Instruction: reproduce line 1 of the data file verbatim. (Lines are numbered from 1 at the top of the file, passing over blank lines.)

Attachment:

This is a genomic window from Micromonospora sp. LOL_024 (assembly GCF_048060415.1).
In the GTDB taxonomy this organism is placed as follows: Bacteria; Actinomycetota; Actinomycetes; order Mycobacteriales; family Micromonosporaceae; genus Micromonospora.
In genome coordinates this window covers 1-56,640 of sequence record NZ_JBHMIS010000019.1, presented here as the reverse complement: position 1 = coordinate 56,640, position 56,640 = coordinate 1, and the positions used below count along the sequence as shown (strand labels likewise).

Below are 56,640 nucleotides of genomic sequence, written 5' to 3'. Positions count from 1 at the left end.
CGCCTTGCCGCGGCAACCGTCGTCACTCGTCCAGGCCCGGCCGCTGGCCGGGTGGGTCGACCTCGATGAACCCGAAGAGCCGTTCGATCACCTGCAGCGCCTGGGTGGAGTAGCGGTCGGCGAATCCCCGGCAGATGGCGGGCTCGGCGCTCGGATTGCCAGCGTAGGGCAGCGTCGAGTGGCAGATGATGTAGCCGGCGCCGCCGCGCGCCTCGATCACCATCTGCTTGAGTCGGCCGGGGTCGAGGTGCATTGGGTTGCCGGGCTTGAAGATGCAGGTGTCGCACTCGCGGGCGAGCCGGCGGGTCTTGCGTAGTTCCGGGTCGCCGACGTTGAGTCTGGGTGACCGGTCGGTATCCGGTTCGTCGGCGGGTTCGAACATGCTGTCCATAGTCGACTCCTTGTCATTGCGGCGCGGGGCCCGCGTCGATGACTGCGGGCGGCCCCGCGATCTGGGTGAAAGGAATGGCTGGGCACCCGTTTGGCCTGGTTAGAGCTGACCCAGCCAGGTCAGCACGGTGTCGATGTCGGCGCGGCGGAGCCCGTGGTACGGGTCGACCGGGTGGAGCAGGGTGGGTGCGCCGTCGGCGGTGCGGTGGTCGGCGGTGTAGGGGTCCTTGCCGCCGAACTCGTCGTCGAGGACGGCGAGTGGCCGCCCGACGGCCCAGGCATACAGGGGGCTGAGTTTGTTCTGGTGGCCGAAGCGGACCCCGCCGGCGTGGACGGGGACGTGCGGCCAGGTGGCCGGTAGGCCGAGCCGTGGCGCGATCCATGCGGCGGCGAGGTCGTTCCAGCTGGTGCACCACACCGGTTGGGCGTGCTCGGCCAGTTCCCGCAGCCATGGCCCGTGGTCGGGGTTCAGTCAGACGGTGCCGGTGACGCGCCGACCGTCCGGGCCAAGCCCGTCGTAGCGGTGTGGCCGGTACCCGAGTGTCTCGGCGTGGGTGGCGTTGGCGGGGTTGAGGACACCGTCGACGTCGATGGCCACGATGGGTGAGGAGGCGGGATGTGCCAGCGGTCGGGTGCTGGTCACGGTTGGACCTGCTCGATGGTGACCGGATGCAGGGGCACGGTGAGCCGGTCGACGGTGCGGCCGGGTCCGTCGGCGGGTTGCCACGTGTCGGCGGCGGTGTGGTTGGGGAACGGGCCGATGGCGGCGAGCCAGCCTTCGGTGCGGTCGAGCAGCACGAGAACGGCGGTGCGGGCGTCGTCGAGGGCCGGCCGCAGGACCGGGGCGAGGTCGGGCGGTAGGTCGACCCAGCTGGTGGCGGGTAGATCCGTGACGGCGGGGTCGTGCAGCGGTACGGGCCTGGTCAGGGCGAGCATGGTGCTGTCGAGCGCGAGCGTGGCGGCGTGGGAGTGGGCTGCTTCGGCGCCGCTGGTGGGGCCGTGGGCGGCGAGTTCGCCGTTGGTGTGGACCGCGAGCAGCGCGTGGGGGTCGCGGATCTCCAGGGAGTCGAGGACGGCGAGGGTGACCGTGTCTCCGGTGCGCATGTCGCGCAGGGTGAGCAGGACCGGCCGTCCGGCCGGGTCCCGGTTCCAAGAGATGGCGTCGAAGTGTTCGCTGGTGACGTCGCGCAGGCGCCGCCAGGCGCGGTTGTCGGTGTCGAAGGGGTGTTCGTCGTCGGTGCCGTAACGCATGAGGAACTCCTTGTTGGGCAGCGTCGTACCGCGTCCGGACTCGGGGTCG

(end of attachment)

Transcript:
This is a genomic window from Micromonospora sp. LOL_024 (assembly GCF_048060415.1).